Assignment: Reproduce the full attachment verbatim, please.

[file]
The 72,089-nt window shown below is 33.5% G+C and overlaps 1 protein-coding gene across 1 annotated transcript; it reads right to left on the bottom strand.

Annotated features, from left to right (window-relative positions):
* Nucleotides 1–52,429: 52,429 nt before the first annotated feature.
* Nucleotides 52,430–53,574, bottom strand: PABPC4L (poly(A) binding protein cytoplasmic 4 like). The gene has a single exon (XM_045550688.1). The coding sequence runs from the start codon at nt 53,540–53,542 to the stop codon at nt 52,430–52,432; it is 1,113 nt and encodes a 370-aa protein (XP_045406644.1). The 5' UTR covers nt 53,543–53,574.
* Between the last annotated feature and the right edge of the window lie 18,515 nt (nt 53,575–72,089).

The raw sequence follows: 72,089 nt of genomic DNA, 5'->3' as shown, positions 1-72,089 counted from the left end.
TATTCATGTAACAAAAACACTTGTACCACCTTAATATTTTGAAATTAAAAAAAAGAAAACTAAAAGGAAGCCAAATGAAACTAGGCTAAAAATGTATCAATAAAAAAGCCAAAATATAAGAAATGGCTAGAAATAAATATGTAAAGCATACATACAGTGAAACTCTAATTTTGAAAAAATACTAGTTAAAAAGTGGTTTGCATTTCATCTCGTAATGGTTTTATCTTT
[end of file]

The 72,089-nt window shown below is 33.5% G+C and overlaps 1 protein-coding gene across 1 annotated transcript; it reads right to left on the bottom strand.

Annotated features, from left to right (window-relative positions):
* Nucleotides 1–52,429: 52,429 nt before the first annotated feature.
* Nucleotides 52,430–53,574, bottom strand: PABPC4L (poly(A) binding protein cytoplasmic 4 like). The gene has a single exon (XM_045550688.1). The coding sequence runs from the start codon at nt 53,540–53,542 to the stop codon at nt 52,430–52,432; it is 1,113 nt and encodes a 370-aa protein (XP_045406644.1). The 5' UTR covers nt 53,543–53,574.
* Between the last annotated feature and the right edge of the window lie 18,515 nt (nt 53,575–72,089).

The raw sequence follows: 72,089 nt of genomic DNA, 5'->3' as shown, positions 1-72,089 counted from the left end.
TATTCATGTAACAAAAACACTTGTACCACCTTAATATTTTGAAATTAAAAAAAAGAAAACTAAAAGGAAGCCAAATGAAACTAGGCTAAAAATGTATCAATAAAAAAGCCAAAATATAAGAAATGGCTAGAAATAAATATGTAAAGCATACATACAGTGAAACTCTAATTTTGAAAAAATACTAGTTAAAAAGTGGTTTGCATTTCATCTCGTAATGGTTTTATCTTT